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What is leukemia?

June 10, 2008 - 7:30am
 
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What is leukemia?

Leukemia is a type of cancer. Cancer is a group of more than 100 diseases that have two important things in common. One is that certain cells in the body become abnormal. Another is that the body keeps producing large numbers of these abnormal cells. Leukemia is cancer of the blood cells. To understand leukemia, it is helpful to know about normal blood cells and what happens to them when leukemia develops.

Normal blood cells

The blood is made up of fluid called plasma and three types of cells. Each type has special functions. White blood cells (also called WBCs or leukocytes) help the body fight infections and other diseases. Red blood cells (also called RBCs or erythrocytes) carry oxygen from the lungs to the body's tissues and take carbon dioxide from the tissues back to the lungs. The red blood cells give blood its color. Platelets (also called thrombocytes) help form blood clots that control bleeding.

Blood cells are formed in the bone marrow, the soft, spongy center of bones. New (immature) blood cells are called blasts . Some blasts stay in the marrow to mature. Some travel to other parts of the body to mature. Normally, blood cells are produced in an orderly, controlled way, as the body needs them. This process helps keep us healthy.

Leukemia Cells

When leukemia develops, the body produces large numbers of abnormal blood cells. In most types of leukemia, the abnormal cells are white blood cells. The leukemia cells usually look different from normal blood cells, and they do not function properly.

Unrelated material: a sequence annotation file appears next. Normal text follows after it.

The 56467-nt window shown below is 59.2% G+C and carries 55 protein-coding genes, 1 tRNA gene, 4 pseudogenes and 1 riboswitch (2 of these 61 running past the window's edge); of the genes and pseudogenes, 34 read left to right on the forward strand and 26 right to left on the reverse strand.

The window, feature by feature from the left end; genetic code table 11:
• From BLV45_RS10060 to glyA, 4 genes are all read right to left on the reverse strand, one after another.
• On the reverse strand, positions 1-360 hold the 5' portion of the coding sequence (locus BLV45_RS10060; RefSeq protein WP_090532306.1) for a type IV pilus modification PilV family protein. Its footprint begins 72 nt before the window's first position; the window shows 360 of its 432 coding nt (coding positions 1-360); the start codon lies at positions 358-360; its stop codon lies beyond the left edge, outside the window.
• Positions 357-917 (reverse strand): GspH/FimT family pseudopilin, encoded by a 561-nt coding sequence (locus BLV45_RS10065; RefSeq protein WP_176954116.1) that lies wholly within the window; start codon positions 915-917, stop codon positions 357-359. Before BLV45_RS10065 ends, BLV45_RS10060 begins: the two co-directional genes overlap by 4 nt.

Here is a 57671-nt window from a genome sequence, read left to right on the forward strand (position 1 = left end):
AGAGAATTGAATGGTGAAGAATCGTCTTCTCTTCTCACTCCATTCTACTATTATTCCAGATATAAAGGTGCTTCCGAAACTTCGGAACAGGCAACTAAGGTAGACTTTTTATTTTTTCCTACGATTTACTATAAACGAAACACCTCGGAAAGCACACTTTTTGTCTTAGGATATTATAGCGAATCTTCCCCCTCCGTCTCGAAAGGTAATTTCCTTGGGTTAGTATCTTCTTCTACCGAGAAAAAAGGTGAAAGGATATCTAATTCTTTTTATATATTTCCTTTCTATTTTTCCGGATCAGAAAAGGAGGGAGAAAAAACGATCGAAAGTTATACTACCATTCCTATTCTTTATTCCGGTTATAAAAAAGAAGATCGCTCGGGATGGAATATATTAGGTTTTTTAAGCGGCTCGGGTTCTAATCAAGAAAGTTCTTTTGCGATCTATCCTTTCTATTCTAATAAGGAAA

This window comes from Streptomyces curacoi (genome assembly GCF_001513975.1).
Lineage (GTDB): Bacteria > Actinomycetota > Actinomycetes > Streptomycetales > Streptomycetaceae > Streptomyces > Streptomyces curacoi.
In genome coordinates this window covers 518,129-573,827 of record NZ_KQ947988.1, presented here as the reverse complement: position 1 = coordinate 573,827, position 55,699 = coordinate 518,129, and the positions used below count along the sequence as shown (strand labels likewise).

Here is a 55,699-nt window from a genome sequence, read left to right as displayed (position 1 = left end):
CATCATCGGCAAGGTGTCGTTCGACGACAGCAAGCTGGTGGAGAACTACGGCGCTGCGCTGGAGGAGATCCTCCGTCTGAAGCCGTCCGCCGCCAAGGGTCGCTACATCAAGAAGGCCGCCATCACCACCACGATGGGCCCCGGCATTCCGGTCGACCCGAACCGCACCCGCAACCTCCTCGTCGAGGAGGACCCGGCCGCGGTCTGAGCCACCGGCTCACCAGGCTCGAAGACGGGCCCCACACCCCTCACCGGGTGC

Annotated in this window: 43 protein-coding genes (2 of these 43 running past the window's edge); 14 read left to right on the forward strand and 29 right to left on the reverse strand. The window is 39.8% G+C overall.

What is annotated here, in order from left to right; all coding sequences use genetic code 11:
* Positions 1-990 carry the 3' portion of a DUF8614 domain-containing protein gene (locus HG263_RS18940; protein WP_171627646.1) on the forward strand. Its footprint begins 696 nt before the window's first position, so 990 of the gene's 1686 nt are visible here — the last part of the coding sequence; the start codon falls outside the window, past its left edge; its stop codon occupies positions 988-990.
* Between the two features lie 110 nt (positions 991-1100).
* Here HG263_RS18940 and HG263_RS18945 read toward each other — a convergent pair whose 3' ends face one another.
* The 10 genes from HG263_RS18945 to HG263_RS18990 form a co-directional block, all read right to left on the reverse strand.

Types of leukemia

There are several types of leukemia. They are grouped in two ways. One way is by how quickly the disease develops and gets worse. The other way is by the type of blood cell that is affected. Leukemia is either acute or chronic.

Acute

In acute leukemia, the abnormal blood cells are blasts. They remain very immature and cannot carry out their normal functions. The number of blasts increases rapidly, and the disease gets worse quickly.

Chronic

In chronic leukemia, some blast cells are present. In general, however, these cells are more mature and can carry out some of their normal functions. Also, the number of blasts increases less rapidly than in acute leukemia. As a result, chronic leukemia gets worse gradually.

Lymphocytic and myeliod leukemias

Leukemia can arise in either of the two main types of white blood cells-lymphoid cells or myeloid cells. When leukemia affects lymphoid cells, it is called lymphocytic leukemia . When myeloid cells are affected, the disease is called myeloid or myelogenous leukemia . These are the most common types of leukemia:

  • Acute lymphocytic leukemia (ALL) is the most common type of leukemia in young children. This disease also affects adults, especially those age 65 and older.
  • Acute myeloid leukemia (AML) occurs in both adults and children. This type of leukemia is sometimes called acute nonlymphocytic leukemia (ANLL).
  • Chronic lymphocytic leukemia (CLL) most often affects adults over the age of 55. It sometimes occurs in younger adults, but it almost never affects children.
  • Chronic myeloid leukemia (CML) occurs mainly in adults. A very small number of children also develop this disease.

Hairy cell leukemia is an uncommon type of chronic leukemia. There are a number of other uncommon types of leukemia.

 

Source: 

The National Cancer Institute, May 2001



Last reviewed May 2001 by EBSCO Publishing Editorial Staff

Please be aware that this information is provided to supplement the care provided by your physician. It is neither intended nor implied to be a substitute for professional medical advice. CALL YOUR HEALTHCARE PROVIDER IMMEDIATELY IF YOU THINK YOU MAY HAVE A MEDICAL EMERGENCY. Always seek the advice of your physician or other qualified health provider prior to starting any new treatment or with any questions you may have regarding a medical condition.

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